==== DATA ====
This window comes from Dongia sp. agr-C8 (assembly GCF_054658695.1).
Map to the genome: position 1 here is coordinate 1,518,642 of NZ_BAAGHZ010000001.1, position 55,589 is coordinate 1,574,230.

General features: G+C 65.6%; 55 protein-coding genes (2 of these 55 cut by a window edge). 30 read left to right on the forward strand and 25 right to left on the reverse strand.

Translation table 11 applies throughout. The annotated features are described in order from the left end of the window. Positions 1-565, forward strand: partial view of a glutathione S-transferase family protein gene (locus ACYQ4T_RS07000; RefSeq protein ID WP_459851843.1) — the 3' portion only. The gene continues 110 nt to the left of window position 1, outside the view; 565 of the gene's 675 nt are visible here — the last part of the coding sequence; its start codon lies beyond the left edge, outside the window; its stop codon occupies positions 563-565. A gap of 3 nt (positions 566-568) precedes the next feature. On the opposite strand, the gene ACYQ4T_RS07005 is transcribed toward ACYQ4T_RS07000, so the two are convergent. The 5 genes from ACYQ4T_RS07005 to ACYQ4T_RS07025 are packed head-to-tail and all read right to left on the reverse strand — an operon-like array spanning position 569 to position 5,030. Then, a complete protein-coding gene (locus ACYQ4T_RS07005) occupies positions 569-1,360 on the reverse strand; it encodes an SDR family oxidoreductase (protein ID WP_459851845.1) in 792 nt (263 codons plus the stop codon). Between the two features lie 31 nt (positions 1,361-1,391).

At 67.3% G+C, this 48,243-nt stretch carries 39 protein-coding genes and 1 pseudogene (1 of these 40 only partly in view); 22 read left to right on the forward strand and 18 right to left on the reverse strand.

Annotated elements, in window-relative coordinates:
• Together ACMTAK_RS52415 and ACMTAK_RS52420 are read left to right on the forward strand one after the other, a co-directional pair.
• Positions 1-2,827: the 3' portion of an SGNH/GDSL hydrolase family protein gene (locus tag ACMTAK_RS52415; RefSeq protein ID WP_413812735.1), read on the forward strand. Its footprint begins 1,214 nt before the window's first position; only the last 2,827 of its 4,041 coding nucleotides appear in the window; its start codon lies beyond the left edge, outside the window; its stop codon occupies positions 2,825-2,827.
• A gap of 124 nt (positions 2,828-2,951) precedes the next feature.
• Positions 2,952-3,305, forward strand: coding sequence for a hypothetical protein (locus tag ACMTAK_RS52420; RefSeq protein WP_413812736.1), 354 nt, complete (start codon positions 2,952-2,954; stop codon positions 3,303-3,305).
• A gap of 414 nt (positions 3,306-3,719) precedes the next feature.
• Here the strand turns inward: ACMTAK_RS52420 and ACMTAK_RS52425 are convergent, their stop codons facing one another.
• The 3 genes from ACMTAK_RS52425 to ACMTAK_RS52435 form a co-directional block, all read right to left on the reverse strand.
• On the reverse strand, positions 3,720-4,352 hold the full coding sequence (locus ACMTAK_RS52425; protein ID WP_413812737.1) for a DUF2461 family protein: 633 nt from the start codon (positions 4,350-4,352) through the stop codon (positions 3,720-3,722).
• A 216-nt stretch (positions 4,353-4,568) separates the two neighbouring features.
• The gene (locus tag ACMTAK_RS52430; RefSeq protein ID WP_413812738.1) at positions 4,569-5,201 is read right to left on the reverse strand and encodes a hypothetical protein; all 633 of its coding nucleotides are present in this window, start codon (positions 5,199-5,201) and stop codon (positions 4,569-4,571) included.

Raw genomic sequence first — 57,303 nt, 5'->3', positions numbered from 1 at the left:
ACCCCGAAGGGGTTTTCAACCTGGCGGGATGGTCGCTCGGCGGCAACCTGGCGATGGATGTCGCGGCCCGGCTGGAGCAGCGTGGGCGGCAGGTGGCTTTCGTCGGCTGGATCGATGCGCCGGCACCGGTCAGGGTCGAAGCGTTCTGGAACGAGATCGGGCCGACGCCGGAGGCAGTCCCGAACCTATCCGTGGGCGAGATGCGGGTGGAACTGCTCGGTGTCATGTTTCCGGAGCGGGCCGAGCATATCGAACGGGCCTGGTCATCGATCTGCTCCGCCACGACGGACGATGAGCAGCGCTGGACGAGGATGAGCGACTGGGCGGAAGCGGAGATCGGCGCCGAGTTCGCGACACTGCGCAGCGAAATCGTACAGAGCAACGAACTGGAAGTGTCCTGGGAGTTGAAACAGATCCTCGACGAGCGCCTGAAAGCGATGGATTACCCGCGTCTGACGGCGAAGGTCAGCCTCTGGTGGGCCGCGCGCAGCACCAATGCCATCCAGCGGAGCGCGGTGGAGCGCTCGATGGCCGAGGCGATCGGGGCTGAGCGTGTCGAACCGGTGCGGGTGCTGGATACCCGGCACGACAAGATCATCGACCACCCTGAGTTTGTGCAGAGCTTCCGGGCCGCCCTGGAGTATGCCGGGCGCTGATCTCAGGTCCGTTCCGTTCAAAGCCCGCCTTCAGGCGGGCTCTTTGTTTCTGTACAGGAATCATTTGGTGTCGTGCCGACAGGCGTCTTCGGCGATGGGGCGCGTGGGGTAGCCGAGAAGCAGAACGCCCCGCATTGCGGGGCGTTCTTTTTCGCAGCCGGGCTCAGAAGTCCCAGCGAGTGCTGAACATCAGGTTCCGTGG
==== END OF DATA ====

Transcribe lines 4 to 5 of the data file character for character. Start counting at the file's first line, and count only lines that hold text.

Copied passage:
Translation table 11 applies throughout. The annotated features are described in order from the left end of the window. Positions 1-565, forward strand: partial view of a glutathione S-transferase family protein gene (locus ACYQ4T_RS07000; RefSeq protein ID WP_459851843.1) — the 3' portion only. The gene continues 110 nt to the left of window position 1, outside the view; 565 of the gene's 675 nt are visible here — the last part of the coding sequence; its start codon lies beyond the left edge, outside the window; its stop codon occupies positions 563-565. A gap of 3 nt (positions 566-568) precedes the next feature. On the opposite strand, the gene ACYQ4T_RS07005 is transcribed toward ACYQ4T_RS07000, so the two are convergent. The 5 genes from ACYQ4T_RS07005 to ACYQ4T_RS07025 are packed head-to-tail and all read right to left on the reverse strand — an operon-like array spanning position 569 to position 5,030. Then, a complete protein-coding gene (locus ACYQ4T_RS07005) occupies positions 569-1,360 on the reverse strand; it encodes an SDR family oxidoreductase (protein ID WP_459851845.1) in 792 nt (263 codons plus the stop codon). Between the two features lie 31 nt (positions 1,361-1,391).

At 67.3% G+C, this 48,243-nt stretch carries 39 protein-coding genes and 1 pseudogene (1 of these 40 only partly in view); 22 read left to right on the forward strand and 18 right to left on the reverse strand.